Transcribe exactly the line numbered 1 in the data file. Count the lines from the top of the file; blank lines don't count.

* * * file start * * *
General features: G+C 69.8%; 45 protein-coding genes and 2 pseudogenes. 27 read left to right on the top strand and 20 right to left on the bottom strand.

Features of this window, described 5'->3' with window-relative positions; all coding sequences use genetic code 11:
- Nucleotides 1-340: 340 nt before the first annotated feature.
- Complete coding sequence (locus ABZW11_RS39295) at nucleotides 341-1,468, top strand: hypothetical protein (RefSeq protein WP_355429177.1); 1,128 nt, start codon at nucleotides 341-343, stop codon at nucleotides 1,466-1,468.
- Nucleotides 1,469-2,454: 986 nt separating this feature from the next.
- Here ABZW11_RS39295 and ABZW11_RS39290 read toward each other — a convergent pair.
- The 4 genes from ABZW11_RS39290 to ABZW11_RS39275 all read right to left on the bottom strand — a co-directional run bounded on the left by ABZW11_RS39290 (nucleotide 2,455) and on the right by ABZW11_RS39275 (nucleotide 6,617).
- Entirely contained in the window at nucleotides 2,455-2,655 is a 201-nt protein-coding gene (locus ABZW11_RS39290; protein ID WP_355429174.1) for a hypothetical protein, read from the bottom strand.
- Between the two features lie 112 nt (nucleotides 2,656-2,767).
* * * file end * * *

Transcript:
General features: G+C 69.8%; 45 protein-coding genes and 2 pseudogenes. 27 read left to right on the top strand and 20 right to left on the bottom strand.